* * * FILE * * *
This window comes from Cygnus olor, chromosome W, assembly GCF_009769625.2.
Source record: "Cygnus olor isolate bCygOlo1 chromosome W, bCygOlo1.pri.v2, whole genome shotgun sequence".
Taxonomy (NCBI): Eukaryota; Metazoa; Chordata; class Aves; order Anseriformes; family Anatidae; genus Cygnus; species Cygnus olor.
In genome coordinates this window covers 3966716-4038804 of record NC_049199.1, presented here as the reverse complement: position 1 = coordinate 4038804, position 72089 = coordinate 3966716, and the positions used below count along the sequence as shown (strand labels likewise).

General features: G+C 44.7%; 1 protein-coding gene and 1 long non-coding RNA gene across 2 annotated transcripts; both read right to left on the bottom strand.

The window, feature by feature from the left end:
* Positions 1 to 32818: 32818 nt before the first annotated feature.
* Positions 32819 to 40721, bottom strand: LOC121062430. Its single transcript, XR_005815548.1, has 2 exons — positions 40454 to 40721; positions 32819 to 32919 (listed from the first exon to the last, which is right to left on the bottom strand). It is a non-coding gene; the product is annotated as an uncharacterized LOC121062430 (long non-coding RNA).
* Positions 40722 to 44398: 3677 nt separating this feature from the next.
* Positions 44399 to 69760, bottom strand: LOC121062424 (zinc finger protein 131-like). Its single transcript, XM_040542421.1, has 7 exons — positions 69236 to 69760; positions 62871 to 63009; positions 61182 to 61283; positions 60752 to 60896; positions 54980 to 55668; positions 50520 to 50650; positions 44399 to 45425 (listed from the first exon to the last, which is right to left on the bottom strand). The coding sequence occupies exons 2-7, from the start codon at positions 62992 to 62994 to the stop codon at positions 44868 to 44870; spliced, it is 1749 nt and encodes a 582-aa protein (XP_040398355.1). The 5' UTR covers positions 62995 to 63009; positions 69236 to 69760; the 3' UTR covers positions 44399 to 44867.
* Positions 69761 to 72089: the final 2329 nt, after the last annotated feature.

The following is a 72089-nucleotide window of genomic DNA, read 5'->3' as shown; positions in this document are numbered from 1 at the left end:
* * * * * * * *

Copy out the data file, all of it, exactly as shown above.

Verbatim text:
This window comes from Cygnus olor, chromosome W, assembly GCF_009769625.2.
Source record: "Cygnus olor isolate bCygOlo1 chromosome W, bCygOlo1.pri.v2, whole genome shotgun sequence".
Taxonomy (NCBI): Eukaryota; Metazoa; Chordata; class Aves; order Anseriformes; family Anatidae; genus Cygnus; species Cygnus olor.
In genome coordinates this window covers 3966716-4038804 of record NC_049199.1, presented here as the reverse complement: position 1 = coordinate 4038804, position 72089 = coordinate 3966716, and the positions used below count along the sequence as shown (strand labels likewise).

General features: G+C 44.7%; 1 protein-coding gene and 1 long non-coding RNA gene across 2 annotated transcripts; both read right to left on the bottom strand.

The window, feature by feature from the left end:
* Positions 1 to 32818: 32818 nt before the first annotated feature.
* Positions 32819 to 40721, bottom strand: LOC121062430. Its single transcript, XR_005815548.1, has 2 exons — positions 40454 to 40721; positions 32819 to 32919 (listed from the first exon to the last, which is right to left on the bottom strand). It is a non-coding gene; the product is annotated as an uncharacterized LOC121062430 (long non-coding RNA).
* Positions 40722 to 44398: 3677 nt separating this feature from the next.
* Positions 44399 to 69760, bottom strand: LOC121062424 (zinc finger protein 131-like). Its single transcript, XM_040542421.1, has 7 exons — positions 69236 to 69760; positions 62871 to 63009; positions 61182 to 61283; positions 60752 to 60896; positions 54980 to 55668; positions 50520 to 50650; positions 44399 to 45425 (listed from the first exon to the last, which is right to left on the bottom strand). The coding sequence occupies exons 2-7, from the start codon at positions 62992 to 62994 to the stop codon at positions 44868 to 44870; spliced, it is 1749 nt and encodes a 582-aa protein (XP_040398355.1). The 5' UTR covers positions 62995 to 63009; positions 69236 to 69760; the 3' UTR covers positions 44399 to 44867.
* Positions 69761 to 72089: the final 2329 nt, after the last annotated feature.

The following is a 72089-nucleotide window of genomic DNA, read 5'->3' as shown; positions in this document are numbered from 1 at the left end: